Pauline Hanson of Australia's right-wing One Nation party shocked many fellow politicians when she entered the Senate chamber fully covered by a burqa, complete with a face mesh, and followed up by demanding a ban on the controversial piece of clothing.
In a video obtained by Newsweek, Hanson can be seen walking up to a podium fully dressed in the burqa before removing it and saying, "I'm quite happy to remove this because this is not what should belong in this Parliament."
Hanson went on to cite security concerns as a reason why Australia should ban the head-to-toe Muslim dress.
"In light of what is happening with national security, there has been 13 foiled national threats against us with terrorism. Three that have been successful and Australians have lost their lives," she said. "Terrorism is a true threat to our country. Many Australians are very much in fear of it. What I would like to ask on behalf of the Australian people considering there has been a large majority of Australians wish to see the banning of the burqa."
In response, fellow politician and Australia's attorney general George Brandis cautioned Hanson to "be very, very careful of the offense you may do to the religious sensibilities of other Australians" by wearing a burqa as a non-Muslim.
Brandis also denounced Hanson for her "ridicule" of "religious garments" as an "appalling thing to do," a statement which was met with applause from across the Senate chamber.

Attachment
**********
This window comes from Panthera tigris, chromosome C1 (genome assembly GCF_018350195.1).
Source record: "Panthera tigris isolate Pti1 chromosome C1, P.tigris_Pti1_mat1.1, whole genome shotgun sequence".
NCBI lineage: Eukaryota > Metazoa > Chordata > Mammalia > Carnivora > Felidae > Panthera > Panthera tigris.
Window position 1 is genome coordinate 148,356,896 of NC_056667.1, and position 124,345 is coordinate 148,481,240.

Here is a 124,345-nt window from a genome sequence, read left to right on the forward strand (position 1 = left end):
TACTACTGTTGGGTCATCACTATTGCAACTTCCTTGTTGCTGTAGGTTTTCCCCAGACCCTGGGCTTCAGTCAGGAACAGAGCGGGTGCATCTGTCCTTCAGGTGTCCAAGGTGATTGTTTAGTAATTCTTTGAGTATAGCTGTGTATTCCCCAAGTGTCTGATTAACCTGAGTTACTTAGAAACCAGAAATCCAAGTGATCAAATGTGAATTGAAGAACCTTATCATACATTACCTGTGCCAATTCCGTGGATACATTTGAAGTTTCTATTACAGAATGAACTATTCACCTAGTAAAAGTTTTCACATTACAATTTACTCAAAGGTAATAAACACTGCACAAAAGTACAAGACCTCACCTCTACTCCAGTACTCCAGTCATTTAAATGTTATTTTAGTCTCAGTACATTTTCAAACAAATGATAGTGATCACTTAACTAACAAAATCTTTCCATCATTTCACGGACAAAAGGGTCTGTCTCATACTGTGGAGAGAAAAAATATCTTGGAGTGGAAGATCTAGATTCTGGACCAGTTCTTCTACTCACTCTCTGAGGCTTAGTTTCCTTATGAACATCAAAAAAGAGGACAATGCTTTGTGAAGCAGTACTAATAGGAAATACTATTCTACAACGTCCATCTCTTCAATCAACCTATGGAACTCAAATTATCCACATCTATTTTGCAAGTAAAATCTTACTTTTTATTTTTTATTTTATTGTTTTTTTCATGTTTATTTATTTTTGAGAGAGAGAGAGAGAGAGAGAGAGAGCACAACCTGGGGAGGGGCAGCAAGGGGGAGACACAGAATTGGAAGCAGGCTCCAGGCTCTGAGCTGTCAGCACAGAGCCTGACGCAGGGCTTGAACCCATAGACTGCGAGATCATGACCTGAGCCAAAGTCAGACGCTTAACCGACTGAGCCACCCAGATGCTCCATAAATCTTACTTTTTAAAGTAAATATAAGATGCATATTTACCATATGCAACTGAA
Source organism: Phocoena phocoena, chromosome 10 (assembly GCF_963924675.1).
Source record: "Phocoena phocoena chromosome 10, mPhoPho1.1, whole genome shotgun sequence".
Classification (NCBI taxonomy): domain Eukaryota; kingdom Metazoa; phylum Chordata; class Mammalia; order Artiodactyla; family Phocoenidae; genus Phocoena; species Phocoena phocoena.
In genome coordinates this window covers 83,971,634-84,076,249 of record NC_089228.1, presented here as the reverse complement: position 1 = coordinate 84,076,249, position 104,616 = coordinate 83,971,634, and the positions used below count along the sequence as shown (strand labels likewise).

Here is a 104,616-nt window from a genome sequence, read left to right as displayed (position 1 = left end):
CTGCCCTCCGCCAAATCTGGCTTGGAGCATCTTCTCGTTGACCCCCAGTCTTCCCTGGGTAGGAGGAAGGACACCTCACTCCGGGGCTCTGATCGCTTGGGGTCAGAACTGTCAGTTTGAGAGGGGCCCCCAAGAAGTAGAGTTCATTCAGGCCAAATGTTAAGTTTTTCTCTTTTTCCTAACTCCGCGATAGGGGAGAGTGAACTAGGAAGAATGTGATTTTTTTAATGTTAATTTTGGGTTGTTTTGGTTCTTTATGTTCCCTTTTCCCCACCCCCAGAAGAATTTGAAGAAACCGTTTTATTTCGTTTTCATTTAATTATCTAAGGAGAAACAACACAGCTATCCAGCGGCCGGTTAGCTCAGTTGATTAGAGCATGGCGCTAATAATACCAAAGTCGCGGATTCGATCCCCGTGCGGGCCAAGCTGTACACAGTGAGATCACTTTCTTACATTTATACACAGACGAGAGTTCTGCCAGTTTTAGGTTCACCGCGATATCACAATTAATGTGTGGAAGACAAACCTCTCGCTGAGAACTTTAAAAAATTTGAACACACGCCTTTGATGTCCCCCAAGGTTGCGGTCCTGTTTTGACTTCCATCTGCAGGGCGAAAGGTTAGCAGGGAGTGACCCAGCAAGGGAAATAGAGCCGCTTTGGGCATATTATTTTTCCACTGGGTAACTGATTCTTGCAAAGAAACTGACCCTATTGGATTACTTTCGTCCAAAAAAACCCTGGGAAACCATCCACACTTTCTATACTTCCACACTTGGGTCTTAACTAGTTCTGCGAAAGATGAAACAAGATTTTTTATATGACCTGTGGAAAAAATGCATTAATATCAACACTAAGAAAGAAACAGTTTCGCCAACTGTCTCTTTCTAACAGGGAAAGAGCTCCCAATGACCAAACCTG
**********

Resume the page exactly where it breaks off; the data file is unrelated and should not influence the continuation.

Many Australians came out against Hanson's ploy, including Cory Bernardi, a conservative member of the Senate, who said, "I'm just as concerned about the dignity of our Parliament system as I am about preserving our culture and I don't like stunts of this nature to take place in our parliament."
While former Liberal Party member Bernardi said he shares Hanson's dislike of the burqa, he added he totally disagrees with her method of saying so.
Hanson has drawn criticism before over statements she's made regarding Muslim immigration, but has maintained her stance at every turn.
In a statement to Radio 2GB, Hanson said, "With the amount of kids that these Muslims are having and breeding here in Australia....possibly, one day, maybe not in the next five years but further down the track, it might be [that] my daughter or grandchildren will be told, 'You must cover up,' as is the case in many countries."
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(Cover photo credit: Marius Arnesen, Flickr)